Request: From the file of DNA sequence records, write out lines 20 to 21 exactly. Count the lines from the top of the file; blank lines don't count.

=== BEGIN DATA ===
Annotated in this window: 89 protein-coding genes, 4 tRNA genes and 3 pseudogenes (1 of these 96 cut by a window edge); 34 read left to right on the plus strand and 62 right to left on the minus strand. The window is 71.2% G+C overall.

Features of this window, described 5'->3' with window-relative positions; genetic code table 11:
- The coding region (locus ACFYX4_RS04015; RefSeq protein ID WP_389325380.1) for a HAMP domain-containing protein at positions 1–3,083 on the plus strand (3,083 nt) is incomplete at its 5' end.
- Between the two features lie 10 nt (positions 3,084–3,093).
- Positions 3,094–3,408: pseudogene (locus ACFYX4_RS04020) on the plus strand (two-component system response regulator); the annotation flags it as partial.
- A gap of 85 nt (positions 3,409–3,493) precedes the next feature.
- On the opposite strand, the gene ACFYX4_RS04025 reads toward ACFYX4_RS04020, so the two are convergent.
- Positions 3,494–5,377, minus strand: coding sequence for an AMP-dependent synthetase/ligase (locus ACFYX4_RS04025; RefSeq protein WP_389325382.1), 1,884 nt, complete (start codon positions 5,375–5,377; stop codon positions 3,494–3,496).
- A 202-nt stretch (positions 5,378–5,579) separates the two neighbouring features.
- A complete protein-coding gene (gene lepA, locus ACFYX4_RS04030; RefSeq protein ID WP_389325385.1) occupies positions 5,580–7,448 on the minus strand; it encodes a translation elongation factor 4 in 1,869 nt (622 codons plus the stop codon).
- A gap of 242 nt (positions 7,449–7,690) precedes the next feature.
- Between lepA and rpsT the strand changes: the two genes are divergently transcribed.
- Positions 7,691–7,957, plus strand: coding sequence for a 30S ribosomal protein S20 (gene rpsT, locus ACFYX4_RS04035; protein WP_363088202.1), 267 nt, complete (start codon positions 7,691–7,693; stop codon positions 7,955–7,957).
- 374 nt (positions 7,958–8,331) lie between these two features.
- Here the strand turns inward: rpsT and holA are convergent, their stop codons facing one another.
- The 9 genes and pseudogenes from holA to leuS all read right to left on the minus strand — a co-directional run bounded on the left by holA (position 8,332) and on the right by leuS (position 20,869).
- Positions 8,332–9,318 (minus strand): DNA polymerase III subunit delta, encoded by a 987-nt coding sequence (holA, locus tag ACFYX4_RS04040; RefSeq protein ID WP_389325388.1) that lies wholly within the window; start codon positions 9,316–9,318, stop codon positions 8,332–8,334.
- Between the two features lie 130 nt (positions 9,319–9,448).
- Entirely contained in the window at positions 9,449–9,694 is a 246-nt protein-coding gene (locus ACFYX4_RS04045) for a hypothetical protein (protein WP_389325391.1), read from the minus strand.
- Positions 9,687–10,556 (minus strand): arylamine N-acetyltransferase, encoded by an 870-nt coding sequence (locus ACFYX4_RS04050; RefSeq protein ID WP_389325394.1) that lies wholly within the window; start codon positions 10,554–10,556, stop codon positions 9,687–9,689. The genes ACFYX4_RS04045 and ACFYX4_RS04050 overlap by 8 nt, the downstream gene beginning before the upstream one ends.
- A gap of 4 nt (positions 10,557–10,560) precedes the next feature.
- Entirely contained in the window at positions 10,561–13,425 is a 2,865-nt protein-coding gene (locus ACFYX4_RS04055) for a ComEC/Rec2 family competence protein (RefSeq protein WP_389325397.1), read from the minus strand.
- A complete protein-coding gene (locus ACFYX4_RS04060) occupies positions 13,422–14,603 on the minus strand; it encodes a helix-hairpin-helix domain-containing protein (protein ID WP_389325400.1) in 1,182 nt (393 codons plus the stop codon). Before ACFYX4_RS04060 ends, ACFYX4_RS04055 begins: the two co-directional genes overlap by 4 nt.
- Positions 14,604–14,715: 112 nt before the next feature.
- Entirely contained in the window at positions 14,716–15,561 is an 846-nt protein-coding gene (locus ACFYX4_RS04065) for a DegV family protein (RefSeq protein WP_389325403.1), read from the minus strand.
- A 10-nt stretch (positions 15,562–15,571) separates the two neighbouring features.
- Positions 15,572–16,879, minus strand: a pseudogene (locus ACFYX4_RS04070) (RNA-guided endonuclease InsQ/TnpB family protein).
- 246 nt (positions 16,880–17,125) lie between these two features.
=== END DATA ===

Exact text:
- Positions 9,687–10,556 (minus strand): arylamine N-acetyltransferase, encoded by an 870-nt coding sequence (locus ACFYX4_RS04050; RefSeq protein ID WP_389325394.1) that lies wholly within the window; start codon positions 10,554–10,556, stop codon positions 9,687–9,689. The genes ACFYX4_RS04045 and ACFYX4_RS04050 overlap by 8 nt, the downstream gene beginning before the upstream one ends.
- A gap of 4 nt (positions 10,557–10,560) precedes the next feature.